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In Iran, Listen for the Metaphor
In devout, pre-revolutionary Iran, sex had no place in the clandestine vocabulary. But the new generation, subverting authority at every turn, has a dozen words by which to refer to a woman. It calls a virgin a "zero-kilometer." An unattractive person, or one who is difficult to bond with, is a "Teflon." There are political words in the new vocabulary, but they don't have a trace of the previous sentimentalism.An agent of the old regime would have been called a "fiend" or a "bloodsucking enemy." A spy of the current regime is simply a "BBC," or an "antenna." The old much-feared word, Savaki, referring to a member of Savak (the shah's intelligence agency), now stands for nothing more than a tough or grumpy teacher. In giving a reference to the Pahlavis such a benign meaning, the new generation is declaring itself to be far less zealous in its judgment of that regime, suspicious of post-revolutionary propaganda and the excessively malevolent portrait that the new regime tried to paint of the old.
This change in language, and the sense of freedom it offers, is being felt throughout the written arts. Prose writing has also been transformed. While Iranian law discriminates against women, the world of fiction has proved perfectly egalitarian, even dominated by women. Authors, especially nonfiction writers and journalists, are working to steer clear of the previous penchant for metaphors and ambiguities. A new written Persian -- less romantic, more grounded and closer to the spoken language, with its emphasis on clarity -- is emerging. This is the new generation's effort at creating accessible narratives and transparent prose, to inhibit its readers from building another Tower of Babel.
Philosophy is all the rage. And the lexicographers are cheering: Words such as "discourse," "approach," "phenomenon," whose synonyms have been languishing in the dictionaries, are at last being used. Not since ancient Greece have philosophers addressed crowds of hundreds, if not thousands, as they do in Tehran. On their last visits to two universities, Stanford philosophy professor Richard Rorty and German philosopher Jurgen Habermas each spoke to audiences of more than 1,500. Multiple translations of Nietzsche are now available, and in 2005, the bestseller "Thus Spoke Zarathustra" was printed on Bible-thin paper, in Bible-size dimensions. In a culture that's struggling to wrest itself from the grip of fundamentalism, the emergence of a tendency toward inquiry and critical thinking is a leap forward.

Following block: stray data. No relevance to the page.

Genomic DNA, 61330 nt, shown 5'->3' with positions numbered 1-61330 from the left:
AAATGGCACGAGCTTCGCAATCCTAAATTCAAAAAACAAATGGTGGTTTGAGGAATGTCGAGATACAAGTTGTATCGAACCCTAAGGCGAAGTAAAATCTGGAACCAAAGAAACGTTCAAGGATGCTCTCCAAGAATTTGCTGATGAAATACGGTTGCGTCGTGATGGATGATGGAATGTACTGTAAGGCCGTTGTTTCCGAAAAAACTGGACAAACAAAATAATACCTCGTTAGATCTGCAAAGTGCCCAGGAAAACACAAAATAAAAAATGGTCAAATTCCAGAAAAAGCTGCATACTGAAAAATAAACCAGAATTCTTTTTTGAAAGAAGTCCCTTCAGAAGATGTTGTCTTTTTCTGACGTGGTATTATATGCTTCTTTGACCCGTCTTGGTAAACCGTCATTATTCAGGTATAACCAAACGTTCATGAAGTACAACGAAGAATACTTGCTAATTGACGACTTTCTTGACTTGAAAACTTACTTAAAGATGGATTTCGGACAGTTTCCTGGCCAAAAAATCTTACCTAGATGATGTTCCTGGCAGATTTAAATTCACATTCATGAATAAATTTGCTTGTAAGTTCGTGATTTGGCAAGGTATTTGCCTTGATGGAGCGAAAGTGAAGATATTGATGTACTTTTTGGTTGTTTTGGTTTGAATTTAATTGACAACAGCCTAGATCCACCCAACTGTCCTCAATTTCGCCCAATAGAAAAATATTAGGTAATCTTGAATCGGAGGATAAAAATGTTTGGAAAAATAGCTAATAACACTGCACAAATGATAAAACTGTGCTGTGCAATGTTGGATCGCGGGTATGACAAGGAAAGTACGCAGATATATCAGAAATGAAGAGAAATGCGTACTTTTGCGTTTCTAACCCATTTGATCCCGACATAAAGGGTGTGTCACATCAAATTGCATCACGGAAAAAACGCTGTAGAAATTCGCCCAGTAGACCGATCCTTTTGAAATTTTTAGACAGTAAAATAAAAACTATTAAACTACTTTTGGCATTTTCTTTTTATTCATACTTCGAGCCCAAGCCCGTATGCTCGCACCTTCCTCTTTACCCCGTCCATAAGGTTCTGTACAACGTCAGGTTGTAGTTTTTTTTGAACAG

If democracy is to be measured by the quality of a country's constitution or institutions, then Iran, with its staunchly conservative supreme leader and its council of clergy, has a long way to go. But if we take deeper, less visible social undercurrents into consideration, then Iran's remarkable movement of the written word -- the move away from idealism and toward realism, a greater demand for clarity, the loss of appetite for utopian rhetoric -- gives hope for the future.
To someone like me -- a child of the 1979 revolution, a romantic whose sensibilities were shaped by the ethos of that era -- the embrace of a word and a concept as unfeeling as "pragmatism" seems like an aberration. But it's an aberration I'm willing to accept if it will lead to a new political order in Iran.
Roya Hakakian is the author of the memoir "Journey From the Land of No: A Girlhood Caught in Revolutionary Iran" (Three Rivers Press) and two books of poetry in Persian. She left Iran in 1984 at the age of 18 and now lives in Connecticut.